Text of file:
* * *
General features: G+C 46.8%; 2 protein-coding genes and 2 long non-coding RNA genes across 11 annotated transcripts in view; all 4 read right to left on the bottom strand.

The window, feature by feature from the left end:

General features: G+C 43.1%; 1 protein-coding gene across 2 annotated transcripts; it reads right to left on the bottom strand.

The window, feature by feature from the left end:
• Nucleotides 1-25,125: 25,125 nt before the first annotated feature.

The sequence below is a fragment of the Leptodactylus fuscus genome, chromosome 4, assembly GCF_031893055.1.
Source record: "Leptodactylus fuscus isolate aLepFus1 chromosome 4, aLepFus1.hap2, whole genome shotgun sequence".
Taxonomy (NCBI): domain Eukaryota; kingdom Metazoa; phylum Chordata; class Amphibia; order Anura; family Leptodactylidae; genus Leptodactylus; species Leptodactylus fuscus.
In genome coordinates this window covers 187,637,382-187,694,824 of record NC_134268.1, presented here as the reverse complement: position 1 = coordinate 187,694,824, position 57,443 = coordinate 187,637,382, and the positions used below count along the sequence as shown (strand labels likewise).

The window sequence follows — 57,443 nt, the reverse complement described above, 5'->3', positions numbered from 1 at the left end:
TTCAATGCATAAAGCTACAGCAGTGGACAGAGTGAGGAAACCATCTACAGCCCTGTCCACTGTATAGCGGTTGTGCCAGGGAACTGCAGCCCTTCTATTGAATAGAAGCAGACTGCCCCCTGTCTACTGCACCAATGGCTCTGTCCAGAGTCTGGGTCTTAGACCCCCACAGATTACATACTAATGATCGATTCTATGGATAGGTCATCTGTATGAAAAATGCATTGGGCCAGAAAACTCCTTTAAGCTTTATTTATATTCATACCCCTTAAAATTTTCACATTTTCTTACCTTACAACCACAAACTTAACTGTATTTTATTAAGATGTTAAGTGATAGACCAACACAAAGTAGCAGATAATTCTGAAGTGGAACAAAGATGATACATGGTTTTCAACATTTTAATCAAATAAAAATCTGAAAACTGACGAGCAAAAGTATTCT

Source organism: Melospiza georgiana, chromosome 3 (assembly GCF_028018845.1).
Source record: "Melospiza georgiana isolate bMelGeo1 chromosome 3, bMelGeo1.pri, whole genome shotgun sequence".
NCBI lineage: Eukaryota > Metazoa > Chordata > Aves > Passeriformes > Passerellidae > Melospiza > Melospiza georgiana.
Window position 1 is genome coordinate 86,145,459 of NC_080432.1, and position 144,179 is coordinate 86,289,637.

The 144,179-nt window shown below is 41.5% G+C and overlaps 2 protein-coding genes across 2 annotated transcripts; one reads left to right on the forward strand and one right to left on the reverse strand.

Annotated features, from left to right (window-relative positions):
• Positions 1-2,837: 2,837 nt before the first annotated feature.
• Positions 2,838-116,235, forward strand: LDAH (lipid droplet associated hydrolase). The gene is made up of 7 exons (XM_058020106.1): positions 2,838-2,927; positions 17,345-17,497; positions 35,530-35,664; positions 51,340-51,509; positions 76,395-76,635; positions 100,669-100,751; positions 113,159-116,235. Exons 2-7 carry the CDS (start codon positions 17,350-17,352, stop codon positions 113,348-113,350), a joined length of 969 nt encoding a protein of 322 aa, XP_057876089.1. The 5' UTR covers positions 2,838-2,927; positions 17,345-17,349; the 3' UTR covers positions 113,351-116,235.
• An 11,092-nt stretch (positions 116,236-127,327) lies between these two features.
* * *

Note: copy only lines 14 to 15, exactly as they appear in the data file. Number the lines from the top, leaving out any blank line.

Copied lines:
NCBI lineage: Eukaryota > Metazoa > Chordata > Aves > Passeriformes > Passerellidae > Melospiza > Melospiza georgiana.
Window position 1 is genome coordinate 86,145,459 of NC_080432.1, and position 144,179 is coordinate 86,289,637.